We fell in their sites for various reasons, and we spent much time, money, and effort improving our company to provide the best level of customer service that we could in an eBay environment. We are a good company, and we pulled out of the eBay crosshairs and have never needed to look back.
eBay’s second big change came with the creation of Detailed Seller Ratings, or DSR’s. This allowed a buyer to rate a seller overall with a Pos, Neut, or Neg, and they could now leave separate 1-5 ratings for 4 areas of the experience: Communication, Product as Described, Shipping Time, and Shipping Cost. The intention of DSR’s in my mind is to show where a sellers weakness is (you learn on eBay after a while that its never about what’s good about a seller, it’s always about what’s bad about a seller). So if a seller had high marks everywhere except communication, the seller could figure out that they needed to do something to improve that.
The next big change to feedback was a few months ago and was a real shocker – eBay would now only allow a Seller to leave a buyer positive feedback. Yes, you read that right. A seller cannot leave a buyer anything other than a Positive feedback. Luckily for eBay, every single buyer is a wonderful person who would never do anything to hurt a seller (sigh). eBay’s angle on this is that buyers are too fearful to leave sellers negative ratings for fear of retaliation. In case you haven’t noticed, eBay’s buying community has been dropping like flies, so I suppose eBay figured this was a good place to start.
Ok, so we’re now arriving at “The Rub”.
The Best Match system eBay rolled out also incorporates a Punishment/Reward system for Sellers. The basic idea is that sellers with higher feedback/DSR’s will rise to the top of Search results, and Sellers with a lower score will fall to the bottom. A la Google, eBay will not reveal the exact formula for the Best Match algorithm, which is probably a good thing because odds are I wouldn’t understand it anyway.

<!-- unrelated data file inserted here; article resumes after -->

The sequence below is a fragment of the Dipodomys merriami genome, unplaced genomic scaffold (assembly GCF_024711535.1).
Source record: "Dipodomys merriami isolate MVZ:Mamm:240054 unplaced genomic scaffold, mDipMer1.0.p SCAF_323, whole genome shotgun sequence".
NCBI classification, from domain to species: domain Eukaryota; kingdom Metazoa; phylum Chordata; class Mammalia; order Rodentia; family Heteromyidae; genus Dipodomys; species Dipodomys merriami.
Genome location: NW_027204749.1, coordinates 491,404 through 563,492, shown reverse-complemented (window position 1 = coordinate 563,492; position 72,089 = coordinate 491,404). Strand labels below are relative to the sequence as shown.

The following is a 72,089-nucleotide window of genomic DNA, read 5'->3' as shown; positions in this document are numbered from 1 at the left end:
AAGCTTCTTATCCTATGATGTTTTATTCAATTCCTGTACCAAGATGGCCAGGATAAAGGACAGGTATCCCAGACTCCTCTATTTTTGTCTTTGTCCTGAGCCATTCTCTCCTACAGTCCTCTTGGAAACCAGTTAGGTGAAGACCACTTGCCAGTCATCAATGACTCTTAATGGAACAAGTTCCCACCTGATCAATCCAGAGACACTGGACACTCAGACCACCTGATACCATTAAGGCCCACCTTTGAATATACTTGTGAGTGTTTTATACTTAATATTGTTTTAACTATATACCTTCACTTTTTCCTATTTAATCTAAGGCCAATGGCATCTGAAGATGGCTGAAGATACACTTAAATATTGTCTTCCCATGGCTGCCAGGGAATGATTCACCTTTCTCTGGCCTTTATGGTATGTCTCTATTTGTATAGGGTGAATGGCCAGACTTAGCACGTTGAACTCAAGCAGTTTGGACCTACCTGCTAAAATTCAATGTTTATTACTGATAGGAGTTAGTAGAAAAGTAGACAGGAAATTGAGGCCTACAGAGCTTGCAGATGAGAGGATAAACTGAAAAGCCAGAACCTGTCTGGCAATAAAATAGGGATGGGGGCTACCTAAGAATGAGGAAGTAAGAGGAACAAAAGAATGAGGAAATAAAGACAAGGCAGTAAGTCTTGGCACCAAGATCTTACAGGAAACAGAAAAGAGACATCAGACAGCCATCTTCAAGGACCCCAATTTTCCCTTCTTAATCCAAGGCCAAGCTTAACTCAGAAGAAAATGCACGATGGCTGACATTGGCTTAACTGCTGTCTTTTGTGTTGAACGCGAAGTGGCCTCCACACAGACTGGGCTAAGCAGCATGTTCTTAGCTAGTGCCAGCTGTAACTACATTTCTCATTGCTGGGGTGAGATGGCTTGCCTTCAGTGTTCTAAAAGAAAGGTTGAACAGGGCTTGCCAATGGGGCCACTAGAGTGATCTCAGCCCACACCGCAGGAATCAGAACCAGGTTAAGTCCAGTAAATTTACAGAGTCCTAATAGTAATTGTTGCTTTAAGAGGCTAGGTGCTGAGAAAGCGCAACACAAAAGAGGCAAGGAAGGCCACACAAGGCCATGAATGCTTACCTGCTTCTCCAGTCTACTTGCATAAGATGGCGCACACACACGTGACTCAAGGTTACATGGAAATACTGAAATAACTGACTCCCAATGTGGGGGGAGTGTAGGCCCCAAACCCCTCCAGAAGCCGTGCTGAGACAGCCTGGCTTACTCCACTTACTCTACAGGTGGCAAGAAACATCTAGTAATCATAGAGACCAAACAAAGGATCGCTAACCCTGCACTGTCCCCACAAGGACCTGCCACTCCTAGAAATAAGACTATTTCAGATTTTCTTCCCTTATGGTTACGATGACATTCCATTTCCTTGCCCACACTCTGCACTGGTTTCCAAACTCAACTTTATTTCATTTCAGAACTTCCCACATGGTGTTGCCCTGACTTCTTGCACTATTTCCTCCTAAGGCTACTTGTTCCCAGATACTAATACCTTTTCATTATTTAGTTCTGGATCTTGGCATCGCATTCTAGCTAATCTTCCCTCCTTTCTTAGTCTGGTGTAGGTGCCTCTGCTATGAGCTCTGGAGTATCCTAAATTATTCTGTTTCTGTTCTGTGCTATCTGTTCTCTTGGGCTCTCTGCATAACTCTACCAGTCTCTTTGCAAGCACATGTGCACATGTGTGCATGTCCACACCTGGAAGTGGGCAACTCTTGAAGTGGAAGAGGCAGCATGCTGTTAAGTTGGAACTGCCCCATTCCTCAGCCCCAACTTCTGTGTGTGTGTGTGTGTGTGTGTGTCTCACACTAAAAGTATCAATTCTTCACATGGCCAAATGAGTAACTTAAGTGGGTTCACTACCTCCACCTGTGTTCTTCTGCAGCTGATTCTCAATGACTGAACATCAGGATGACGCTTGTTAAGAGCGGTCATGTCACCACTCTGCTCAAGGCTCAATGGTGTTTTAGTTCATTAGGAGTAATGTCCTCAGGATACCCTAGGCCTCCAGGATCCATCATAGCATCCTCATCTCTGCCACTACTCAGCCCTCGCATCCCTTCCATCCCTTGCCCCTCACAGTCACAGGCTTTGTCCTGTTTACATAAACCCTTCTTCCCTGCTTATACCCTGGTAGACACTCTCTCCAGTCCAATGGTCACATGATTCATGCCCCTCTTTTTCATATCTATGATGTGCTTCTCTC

But for us, the bottom line is simple – we’re being punished because of our feedback score.
Our feedback score is 98.0%. We make 98 out of 100 people happy. We make 980 of 1000 people happy. And you know who those 20 people are. They are your crazy Uncle Bob, who thinks the Earth is 3,000 years old, or your neighbor Freddy who hasn’t left his house in 4 years, or your old schoolmate Patty, who calls us 8 times a day to check on her order (no, I’m not kidding), or your cousin Bob who buys an item and then sends us 45 emails insisting that we ship him the product and then he’ll pay.
My local Arbys has a sanitation rating of 91%. 4 out of 5 dentists think chewing Trident will reduce cavities – 80%. 55.5% of Americans voted Bush back in office in 2004.
On eBay, Arbys, Trident, and Bush wouldn’t exist (and 74% of you would applaud the Bush comment). Not good enough. Bye bye.
98% positive is not good enough either. eBay wants a seller to have > 99% positive rankings.
Now, let’s set the stage for the selling environment that eBay is today:
eBay is the most competitive marketplace for a seller on Earth. You are competing against a worldwide seller base. There are sometimes hundreds of other sellers selling your product.